Making a complaint and knowing where to file it is crucial for our advocacy efforts in monitoring and improving our Medicare system. Having public access to this information and an effective system to measure accountability and effective action taken by the entities collecting this information is also imperative. As a follow-up to last edition’s newsletter article covering the complaint process concerning physicians, hospitals, skilled nursing facilities, home health care providers, durable medical equipment, pharmacists, and insurance agents, this one reviews:
Again note that the appeals process (when Medicare does not pay for an item or service a beneficiary has been given, or if a beneficiary is not given an item or service they think they should get) is not discussed here. For more information on Medicare Part A, B, C and D appeals, visit our Medicare billing section.
- Call the beneficiary’s health care provider listed on their Medicare Summary Notice (MSN) and inquire about the item or service in question. In many cases, there’s been a billing error, which the beneficiary’s health care provider can easily correct.
- If a complaint is not resolved in speaking with the provider, contact California Health Advocates’ Senior Medicare Patrol (SMP) project. They handle Medicare Part A, B, C, and/or D fraud complaints. They are the easiest and most efficient contact as they will send your complaint directly on to the appropriate Medicare Integrity Unit. They will also send you an electronic notice of acknowledgment on receipt of your complaint and provide follow-up communication as it is received on the progress of your complaint.You can mail in or fax complaint information with additional supportive documentation to:
Anne Gray, SMP Project Coordinator
California Health Advocates
Council on Aging of Orange County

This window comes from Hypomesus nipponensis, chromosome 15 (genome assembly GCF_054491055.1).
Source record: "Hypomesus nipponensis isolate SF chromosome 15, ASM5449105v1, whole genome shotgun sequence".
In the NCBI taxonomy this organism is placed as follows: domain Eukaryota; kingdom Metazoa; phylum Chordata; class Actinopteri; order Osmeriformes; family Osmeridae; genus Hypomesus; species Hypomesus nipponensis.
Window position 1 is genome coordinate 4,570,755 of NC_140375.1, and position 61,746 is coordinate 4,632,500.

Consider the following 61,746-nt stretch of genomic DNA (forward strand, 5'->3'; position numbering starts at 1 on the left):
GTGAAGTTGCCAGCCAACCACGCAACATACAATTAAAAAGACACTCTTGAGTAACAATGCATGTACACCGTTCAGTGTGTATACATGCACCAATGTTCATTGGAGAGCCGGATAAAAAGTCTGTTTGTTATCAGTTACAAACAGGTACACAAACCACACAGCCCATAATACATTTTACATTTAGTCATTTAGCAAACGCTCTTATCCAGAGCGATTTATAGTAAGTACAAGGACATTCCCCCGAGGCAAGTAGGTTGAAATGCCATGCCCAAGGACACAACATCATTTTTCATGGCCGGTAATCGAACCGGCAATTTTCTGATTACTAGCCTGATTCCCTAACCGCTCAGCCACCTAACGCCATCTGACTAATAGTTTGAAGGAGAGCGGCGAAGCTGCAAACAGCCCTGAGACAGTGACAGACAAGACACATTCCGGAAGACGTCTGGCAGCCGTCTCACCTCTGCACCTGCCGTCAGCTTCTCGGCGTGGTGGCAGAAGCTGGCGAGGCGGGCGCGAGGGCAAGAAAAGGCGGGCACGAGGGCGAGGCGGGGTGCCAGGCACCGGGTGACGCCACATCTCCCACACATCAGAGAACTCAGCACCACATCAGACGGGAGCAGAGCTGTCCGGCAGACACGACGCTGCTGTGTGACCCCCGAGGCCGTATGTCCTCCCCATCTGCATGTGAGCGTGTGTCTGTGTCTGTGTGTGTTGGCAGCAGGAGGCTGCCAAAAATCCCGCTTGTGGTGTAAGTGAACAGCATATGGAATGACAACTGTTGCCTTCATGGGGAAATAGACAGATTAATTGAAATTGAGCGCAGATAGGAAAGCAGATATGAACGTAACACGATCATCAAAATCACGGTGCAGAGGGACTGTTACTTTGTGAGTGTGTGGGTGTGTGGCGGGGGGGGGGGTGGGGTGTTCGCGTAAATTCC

1971 East 4th Street, Suite 200
Santa Ana, CA 92705
To find an SMP project outside of California, use the SMP Locator tool on the national SMP website.
- You can also contact U.S. Department of Health and Human Services, Office of the Inspector General (OIG) at (800) HHS-TIPS; (800) 447-8477; by fax at (800) 223-2164; or by email at
. California Health Advocates’ SMP staff can help determine whether this step is necessary.If you do submit a complaint to OIG, provide as much identifying information as possible regarding your concern. Such information should include subject’s name, address and phone number etc. Details regarding the allegation should include the basics of who, what, when, where, why, and how.
- Call 1-800-Medicare. A customer service representative should record your complaint and forward it on to the appropriate contractor (i.e. NHIC for Part B, Noridian for DME, United Government Services or Palmetto for Part A), and the contractor will then follow up with you for more information and to report the results of the complaint.
- Disputes regarding billing amounts and/or services billed are generally handled with an appeal. See information on Part A, B, C and D appeals.
- Beneficiaries with complaints about billings and claims can also contact their local Health Insurance Counseling & Advocacy Program (HICAP) at 1-800-434-0222.